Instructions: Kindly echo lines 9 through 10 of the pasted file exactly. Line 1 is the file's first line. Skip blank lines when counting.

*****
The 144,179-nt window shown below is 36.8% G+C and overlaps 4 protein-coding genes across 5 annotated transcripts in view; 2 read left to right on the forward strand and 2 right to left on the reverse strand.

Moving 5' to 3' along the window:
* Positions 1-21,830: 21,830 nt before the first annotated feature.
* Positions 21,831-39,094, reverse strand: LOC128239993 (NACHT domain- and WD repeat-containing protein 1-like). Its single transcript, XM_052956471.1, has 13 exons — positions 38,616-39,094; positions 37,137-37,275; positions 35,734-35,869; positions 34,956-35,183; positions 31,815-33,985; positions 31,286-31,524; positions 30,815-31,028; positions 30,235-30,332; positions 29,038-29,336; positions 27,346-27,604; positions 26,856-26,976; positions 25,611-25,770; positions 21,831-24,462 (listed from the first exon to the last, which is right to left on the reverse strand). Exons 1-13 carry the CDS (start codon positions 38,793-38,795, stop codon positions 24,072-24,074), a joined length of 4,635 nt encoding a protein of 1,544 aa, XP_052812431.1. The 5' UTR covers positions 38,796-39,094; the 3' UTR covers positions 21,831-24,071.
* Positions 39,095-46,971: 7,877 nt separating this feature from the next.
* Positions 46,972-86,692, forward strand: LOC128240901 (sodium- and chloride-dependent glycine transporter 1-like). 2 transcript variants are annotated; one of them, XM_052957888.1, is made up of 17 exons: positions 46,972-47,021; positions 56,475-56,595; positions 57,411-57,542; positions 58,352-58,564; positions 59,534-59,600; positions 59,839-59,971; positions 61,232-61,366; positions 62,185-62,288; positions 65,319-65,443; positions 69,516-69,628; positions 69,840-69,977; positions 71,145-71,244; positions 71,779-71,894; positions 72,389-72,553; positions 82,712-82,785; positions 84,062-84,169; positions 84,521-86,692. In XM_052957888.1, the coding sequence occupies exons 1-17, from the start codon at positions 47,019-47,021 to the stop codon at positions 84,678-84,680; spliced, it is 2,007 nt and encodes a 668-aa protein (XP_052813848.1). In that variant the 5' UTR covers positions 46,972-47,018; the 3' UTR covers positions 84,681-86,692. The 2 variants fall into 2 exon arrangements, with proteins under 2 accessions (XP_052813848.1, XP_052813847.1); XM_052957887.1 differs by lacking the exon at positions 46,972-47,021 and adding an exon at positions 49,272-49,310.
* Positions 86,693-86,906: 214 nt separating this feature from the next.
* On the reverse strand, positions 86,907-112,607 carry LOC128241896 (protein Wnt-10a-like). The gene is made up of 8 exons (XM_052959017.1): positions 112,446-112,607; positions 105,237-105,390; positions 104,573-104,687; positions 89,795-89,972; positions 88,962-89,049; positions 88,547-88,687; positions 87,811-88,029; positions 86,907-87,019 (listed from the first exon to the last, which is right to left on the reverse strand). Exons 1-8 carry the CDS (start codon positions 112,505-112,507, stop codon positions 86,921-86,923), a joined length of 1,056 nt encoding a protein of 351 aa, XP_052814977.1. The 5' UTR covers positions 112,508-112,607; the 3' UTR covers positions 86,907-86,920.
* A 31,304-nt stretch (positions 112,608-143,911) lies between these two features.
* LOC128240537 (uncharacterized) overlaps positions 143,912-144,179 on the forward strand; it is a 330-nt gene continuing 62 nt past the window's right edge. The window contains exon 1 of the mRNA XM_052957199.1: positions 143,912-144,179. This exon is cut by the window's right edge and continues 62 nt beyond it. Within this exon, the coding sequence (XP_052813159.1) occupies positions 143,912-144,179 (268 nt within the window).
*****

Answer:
* A 31,304-nt stretch (positions 112,608-143,911) lies between these two features.
* LOC128240537 (uncharacterized) overlaps positions 143,912-144,179 on the forward strand; it is a 330-nt gene continuing 62 nt past the window's right edge. The window contains exon 1 of the mRNA XM_052957199.1: positions 143,912-144,179. This exon is cut by the window's right edge and continues 62 nt beyond it. Within this exon, the coding sequence (XP_052813159.1) occupies positions 143,912-144,179 (268 nt within the window).